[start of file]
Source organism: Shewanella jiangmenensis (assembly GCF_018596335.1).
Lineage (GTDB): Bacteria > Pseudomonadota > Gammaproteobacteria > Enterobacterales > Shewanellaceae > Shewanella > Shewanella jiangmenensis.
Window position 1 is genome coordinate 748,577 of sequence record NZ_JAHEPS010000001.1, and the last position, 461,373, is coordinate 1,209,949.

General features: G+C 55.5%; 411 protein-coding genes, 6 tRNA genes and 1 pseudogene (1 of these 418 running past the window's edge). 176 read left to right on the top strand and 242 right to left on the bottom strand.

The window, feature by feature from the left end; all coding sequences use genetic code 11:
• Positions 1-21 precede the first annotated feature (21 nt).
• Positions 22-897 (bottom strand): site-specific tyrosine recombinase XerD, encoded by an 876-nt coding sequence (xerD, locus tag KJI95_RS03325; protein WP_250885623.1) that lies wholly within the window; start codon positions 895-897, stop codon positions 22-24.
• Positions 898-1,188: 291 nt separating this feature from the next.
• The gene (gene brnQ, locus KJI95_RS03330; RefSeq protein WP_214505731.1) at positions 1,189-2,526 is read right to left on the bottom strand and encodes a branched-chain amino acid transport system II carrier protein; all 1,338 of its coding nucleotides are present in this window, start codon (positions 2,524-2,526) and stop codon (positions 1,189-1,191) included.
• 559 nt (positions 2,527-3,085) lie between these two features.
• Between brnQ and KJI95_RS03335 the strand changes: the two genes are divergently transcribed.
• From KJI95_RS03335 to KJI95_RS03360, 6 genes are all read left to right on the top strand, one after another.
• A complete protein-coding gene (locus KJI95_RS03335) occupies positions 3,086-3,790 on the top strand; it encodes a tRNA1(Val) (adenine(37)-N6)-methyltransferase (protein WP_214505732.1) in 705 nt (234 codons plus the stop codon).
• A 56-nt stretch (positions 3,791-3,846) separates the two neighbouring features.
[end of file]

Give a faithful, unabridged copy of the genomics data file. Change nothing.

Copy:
Source organism: Shewanella jiangmenensis (assembly GCF_018596335.1).
Lineage (GTDB): Bacteria > Pseudomonadota > Gammaproteobacteria > Enterobacterales > Shewanellaceae > Shewanella > Shewanella jiangmenensis.
Window position 1 is genome coordinate 748,577 of sequence record NZ_JAHEPS010000001.1, and the last position, 461,373, is coordinate 1,209,949.

General features: G+C 55.5%; 411 protein-coding genes, 6 tRNA genes and 1 pseudogene (1 of these 418 running past the window's edge). 176 read left to right on the top strand and 242 right to left on the bottom strand.

The window, feature by feature from the left end; all coding sequences use genetic code 11:
• Positions 1-21 precede the first annotated feature (21 nt).
• Positions 22-897 (bottom strand): site-specific tyrosine recombinase XerD, encoded by an 876-nt coding sequence (xerD, locus tag KJI95_RS03325; protein WP_250885623.1) that lies wholly within the window; start codon positions 895-897, stop codon positions 22-24.
• Positions 898-1,188: 291 nt separating this feature from the next.
• The gene (gene brnQ, locus KJI95_RS03330; RefSeq protein WP_214505731.1) at positions 1,189-2,526 is read right to left on the bottom strand and encodes a branched-chain amino acid transport system II carrier protein; all 1,338 of its coding nucleotides are present in this window, start codon (positions 2,524-2,526) and stop codon (positions 1,189-1,191) included.
• 559 nt (positions 2,527-3,085) lie between these two features.
• Between brnQ and KJI95_RS03335 the strand changes: the two genes are divergently transcribed.
• From KJI95_RS03335 to KJI95_RS03360, 6 genes are all read left to right on the top strand, one after another.
• A complete protein-coding gene (locus KJI95_RS03335) occupies positions 3,086-3,790 on the top strand; it encodes a tRNA1(Val) (adenine(37)-N6)-methyltransferase (protein WP_214505732.1) in 705 nt (234 codons plus the stop codon).
• A 56-nt stretch (positions 3,791-3,846) separates the two neighbouring features.